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Charles Lebon Mberi Kimpolo

Developer & TW Africa P3 Lead

Charles Lebon Mberi Kimpolo (born 12 June 1977), from the Republic of Congo, has a passion for software development and joined ThoughtWorks in May 2012 where he works as a Consultant Developer. Charles graduated from AIMS in 2005. He completed his doctoral studies at the University of the Witwatersrand (Wits), Johannesburg. After completing his doctoral studies, he worked as a short-term postdoctoral fellow doing research with the support of the MRC/Wits Rural Public Health and Health Transitions Research Unit (Agincourt), and as a Business Analyst & Researcher in the Strategic Planning Division.

The Interview

I came to find ThoughtWorks by

The African Institute for Mathematical Sciences (AIMS: http://www.aims.ac.za/). I am the first AIMS graduate who joined ThoughtWorks.

My geeky passion is

To use the power of technology to make the world a better place, including making a significant difference in Africa, the forgotten continent.

The best advice I can give a current or future ThoughtWorker is

Being a ThoughtWorker gives you an incredible opportunity to join a group of passionate technologists whose core mission and passion are not only to have fun while developing software, but more importantly use the power of technology to advocate for social and economic justice across the world.

The thing I’m most proud of from my time here is

To be given an opportunity to represent both my social class and Africa in the leadership of an international tech company and achieve my career dreams. I have always dreamed to be a voice of the continent and I knew that technology continues to play a critical role in addressing the challenges that Africa in particular, and the world at large, face. I am proud of the investment ThoughtWorks is making in identifying and developing great leaders in the Global South. My time at ThoughtWorks has also given me the opportunity to meet with outstanding great and humble people whose leadership inspires me a lot and I consider them as my role models.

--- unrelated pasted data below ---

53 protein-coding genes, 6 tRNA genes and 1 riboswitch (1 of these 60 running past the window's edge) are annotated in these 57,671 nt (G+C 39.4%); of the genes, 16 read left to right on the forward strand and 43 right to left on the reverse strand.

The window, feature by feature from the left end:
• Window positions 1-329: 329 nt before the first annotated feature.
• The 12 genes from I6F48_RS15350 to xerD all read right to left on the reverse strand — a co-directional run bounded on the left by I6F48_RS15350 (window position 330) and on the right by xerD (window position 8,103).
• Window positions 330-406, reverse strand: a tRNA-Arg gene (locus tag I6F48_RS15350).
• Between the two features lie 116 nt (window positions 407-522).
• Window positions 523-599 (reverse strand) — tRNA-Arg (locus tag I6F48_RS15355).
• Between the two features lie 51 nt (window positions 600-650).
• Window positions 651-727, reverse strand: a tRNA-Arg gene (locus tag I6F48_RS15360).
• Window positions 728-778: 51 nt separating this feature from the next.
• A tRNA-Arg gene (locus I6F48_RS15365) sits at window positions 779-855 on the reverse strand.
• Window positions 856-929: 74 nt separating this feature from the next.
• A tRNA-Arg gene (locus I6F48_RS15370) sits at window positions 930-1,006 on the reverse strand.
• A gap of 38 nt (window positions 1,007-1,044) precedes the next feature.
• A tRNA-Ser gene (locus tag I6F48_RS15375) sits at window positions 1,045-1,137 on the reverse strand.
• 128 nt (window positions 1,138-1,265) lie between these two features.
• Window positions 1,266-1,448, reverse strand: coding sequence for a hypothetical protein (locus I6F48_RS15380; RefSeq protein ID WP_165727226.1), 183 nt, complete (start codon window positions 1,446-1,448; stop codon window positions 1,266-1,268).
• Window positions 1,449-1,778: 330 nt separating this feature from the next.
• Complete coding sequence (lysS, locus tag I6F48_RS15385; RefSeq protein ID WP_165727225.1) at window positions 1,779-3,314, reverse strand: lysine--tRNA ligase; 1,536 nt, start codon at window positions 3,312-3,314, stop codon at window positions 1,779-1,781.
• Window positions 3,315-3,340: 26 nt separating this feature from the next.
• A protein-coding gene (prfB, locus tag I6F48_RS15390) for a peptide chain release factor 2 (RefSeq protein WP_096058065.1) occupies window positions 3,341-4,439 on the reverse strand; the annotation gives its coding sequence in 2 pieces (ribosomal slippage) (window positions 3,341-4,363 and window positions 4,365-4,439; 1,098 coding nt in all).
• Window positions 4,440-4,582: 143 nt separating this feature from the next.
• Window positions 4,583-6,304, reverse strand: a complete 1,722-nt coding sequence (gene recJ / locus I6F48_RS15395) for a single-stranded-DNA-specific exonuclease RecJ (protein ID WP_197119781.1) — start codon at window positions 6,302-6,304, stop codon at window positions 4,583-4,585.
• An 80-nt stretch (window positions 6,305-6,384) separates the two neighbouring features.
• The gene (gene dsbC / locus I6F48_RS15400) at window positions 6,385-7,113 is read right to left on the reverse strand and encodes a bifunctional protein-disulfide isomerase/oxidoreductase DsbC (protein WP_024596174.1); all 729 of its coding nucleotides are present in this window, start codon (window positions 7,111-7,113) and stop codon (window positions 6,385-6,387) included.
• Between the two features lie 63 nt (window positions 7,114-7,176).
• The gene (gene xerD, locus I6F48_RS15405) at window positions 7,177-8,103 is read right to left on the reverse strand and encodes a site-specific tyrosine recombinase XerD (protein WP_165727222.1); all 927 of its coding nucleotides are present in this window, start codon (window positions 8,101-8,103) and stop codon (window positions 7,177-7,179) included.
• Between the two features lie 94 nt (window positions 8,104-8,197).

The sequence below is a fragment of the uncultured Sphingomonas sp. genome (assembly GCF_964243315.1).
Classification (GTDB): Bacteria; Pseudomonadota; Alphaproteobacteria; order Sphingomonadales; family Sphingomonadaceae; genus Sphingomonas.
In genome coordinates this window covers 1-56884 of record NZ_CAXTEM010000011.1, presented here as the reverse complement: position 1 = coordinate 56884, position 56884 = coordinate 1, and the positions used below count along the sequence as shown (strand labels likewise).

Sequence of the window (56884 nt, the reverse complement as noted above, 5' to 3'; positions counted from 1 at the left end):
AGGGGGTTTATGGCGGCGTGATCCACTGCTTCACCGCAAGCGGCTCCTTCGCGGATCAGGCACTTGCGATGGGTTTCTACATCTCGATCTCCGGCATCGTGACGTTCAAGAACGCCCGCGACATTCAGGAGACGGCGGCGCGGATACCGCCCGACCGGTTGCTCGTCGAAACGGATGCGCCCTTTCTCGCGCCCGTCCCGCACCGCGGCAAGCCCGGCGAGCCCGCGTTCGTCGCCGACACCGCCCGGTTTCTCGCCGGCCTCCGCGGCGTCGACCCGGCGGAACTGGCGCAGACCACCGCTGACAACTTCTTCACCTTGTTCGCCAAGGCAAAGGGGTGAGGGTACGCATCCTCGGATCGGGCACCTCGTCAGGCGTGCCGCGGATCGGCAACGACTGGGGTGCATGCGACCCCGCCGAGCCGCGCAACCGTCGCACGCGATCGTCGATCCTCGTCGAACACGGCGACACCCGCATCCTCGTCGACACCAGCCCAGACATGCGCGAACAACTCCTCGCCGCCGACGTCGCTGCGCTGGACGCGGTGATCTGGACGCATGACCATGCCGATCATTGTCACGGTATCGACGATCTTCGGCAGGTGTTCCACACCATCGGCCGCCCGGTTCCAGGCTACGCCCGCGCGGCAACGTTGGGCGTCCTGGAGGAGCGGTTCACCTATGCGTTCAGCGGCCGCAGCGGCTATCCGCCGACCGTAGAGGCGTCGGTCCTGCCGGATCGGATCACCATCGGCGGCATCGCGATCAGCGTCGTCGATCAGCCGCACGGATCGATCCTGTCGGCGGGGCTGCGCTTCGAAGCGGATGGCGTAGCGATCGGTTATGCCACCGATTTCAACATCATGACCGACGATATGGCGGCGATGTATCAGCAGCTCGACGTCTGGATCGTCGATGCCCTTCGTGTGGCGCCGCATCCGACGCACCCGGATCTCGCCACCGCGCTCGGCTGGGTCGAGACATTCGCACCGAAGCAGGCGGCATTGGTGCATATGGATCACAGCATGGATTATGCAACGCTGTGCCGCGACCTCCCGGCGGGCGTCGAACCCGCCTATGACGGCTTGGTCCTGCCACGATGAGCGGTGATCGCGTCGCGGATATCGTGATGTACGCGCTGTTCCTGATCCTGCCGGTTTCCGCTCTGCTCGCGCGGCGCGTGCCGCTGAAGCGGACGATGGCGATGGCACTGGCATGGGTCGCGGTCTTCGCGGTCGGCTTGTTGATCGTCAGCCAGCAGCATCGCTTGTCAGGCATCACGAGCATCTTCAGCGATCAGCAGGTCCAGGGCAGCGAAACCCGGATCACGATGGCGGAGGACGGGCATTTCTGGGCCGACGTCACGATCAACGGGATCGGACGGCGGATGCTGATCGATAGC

One of the most interesting stories I recall from my time at ThoughtWorks was when

The first time I met with Roy Singham, I din't know that I was talking to the founder and chairman of the company I was planning to join. I remember arguing a lot with him on a range of topics. At that time, I was wondering whether it was still possible for us Africans to trust and believe in an American tech company which comes to us with interesting stories and talks. This time ThoughtWorks story was different: "By Africans in Africa and for Africa", which resonated a lot to us.  I am not sure that if I knew that Roy was the chairman and founder of the company I wanted to join, I would have been arguing with him the way I did. I was trying to be honest to myself in defending the interest of our continent.  It turned out to be a great moment of my connection with Roy. I had a feeling that it was important to give myself a chance to believe and trust Roy and ThoughtWorks, and whether or not it was going to be a mistake, the future will tell. I strongly believe that I did not make a mistake!

The most interesting thing I’ve learned on the job is

How to better describe what does it mean to be a ThoughtWorker? It is not just being an employee of ThoughtWorks. Being a ThoughtWorker cannot be reduced to just playing a role: Developer, BA, QA, PM, MD, RD, CEO, CFO, CTO,... it is more than that.

The thing I love most about my work is

To always be surrounded by great people who are ready to provide me with the support I need in order move forward. Another thing I like about my work is that even when I am under pressure, I always have the motivation to do the work not because I have to please some kind of "boss" who dictates me what to do, but because it is for the interest of the whole company.   

If I could fix one of the world’s problems, I’d put my powers to use on behalf of

Uneducated poor people, specially youth from the Global South.

With ThoughtWorks, I’ve visited

Uganda, India, UK, USA